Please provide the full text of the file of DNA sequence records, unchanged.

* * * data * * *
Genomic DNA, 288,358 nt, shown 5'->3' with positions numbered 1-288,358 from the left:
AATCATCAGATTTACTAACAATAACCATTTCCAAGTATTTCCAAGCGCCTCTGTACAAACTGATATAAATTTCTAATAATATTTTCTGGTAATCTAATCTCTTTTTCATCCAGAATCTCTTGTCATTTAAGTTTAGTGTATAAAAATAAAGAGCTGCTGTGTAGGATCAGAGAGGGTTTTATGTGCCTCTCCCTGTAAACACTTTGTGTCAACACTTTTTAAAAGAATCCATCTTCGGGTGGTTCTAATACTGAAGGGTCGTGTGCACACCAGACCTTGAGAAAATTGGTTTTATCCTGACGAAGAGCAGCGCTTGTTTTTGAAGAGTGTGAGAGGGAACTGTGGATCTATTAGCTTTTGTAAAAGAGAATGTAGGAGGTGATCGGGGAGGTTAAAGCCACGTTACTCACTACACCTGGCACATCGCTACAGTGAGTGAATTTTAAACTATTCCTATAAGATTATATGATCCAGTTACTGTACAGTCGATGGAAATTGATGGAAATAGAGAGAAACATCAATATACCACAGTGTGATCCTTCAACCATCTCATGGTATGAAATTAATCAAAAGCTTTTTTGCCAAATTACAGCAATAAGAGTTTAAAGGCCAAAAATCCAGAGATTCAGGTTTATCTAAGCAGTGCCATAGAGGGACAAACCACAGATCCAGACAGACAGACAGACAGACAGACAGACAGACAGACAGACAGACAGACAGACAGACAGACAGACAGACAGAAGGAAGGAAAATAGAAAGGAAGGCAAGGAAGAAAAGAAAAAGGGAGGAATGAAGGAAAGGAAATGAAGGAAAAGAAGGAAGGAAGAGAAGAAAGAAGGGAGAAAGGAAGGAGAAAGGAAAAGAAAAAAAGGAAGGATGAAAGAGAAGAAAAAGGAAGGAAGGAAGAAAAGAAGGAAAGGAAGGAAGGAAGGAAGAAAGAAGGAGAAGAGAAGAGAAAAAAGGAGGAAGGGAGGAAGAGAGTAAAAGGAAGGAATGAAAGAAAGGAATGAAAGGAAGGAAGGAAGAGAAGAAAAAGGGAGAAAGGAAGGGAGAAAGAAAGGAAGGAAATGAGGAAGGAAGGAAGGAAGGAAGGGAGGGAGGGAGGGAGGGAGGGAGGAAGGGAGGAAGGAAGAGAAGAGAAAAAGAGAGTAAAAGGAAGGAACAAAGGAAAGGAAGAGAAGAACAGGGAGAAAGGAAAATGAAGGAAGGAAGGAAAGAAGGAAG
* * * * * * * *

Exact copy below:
Genomic DNA, 288,358 nt, shown 5'->3' with positions numbered 1-288,358 from the left:
AATCATCAGATTTACTAACAATAACCATTTCCAAGTATTTCCAAGCGCCTCTGTACAAACTGATATAAATTTCTAATAATATTTTCTGGTAATCTAATCTCTTTTTCATCCAGAATCTCTTGTCATTTAAGTTTAGTGTATAAAAATAAAGAGCTGCTGTGTAGGATCAGAGAGGGTTTTATGTGCCTCTCCCTGTAAACACTTTGTGTCAACACTTTTTAAAAGAATCCATCTTCGGGTGGTTCTAATACTGAAGGGTCGTGTGCACACCAGACCTTGAGAAAATTGGTTTTATCCTGACGAAGAGCAGCGCTTGTTTTTGAAGAGTGTGAGAGGGAACTGTGGATCTATTAGCTTTTGTAAAAGAGAATGTAGGAGGTGATCGGGGAGGTTAAAGCCACGTTACTCACTACACCTGGCACATCGCTACAGTGAGTGAATTTTAAACTATTCCTATAAGATTATATGATCCAGTTACTGTACAGTCGATGGAAATTGATGGAAATAGAGAGAAACATCAATATACCACAGTGTGATCCTTCAACCATCTCATGGTATGAAATTAATCAAAAGCTTTTTTGCCAAATTACAGCAATAAGAGTTTAAAGGCCAAAAATCCAGAGATTCAGGTTTATCTAAGCAGTGCCATAGAGGGACAAACCACAGATCCAGACAGACAGACAGACAGACAGACAGACAGACAGACAGACAGACAGACAGACAGACAGACAGACAGACAGAAGGAAGGAAAATAGAAAGGAAGGCAAGGAAGAAAAGAAAAAGGGAGGAATGAAGGAAAGGAAATGAAGGAAAAGAAGGAAGGAAGAGAAGAAAGAAGGGAGAAAGGAAGGAGAAAGGAAAAGAAAAAAAGGAAGGATGAAAGAGAAGAAAAAGGAAGGAAGGAAGAAAAGAAGGAAAGGAAGGAAGGAAGGAAGAAAGAAGGAGAAGAGAAGAGAAAAAAGGAGGAAGGGAGGAAGAGAGTAAAAGGAAGGAATGAAAGAAAGGAATGAAAGGAAGGAAGGAAGAGAAGAAAAAGGGAGAAAGGAAGGGAGAAAGAAAGGAAGGAAATGAGGAAGGAAGGAAGGAAGGAAGGGAGGGAGGGAGGGAGGGAGGGAGGAAGGGAGGAAGGAAGAGAAGAGAAAAAGAGAGTAAAAGGAAGGAACAAAGGAAAGGAAGAGAAGAACAGGGAGAAAGGAAAATGAAGGAAGGAAGGAAAGAAGGAAG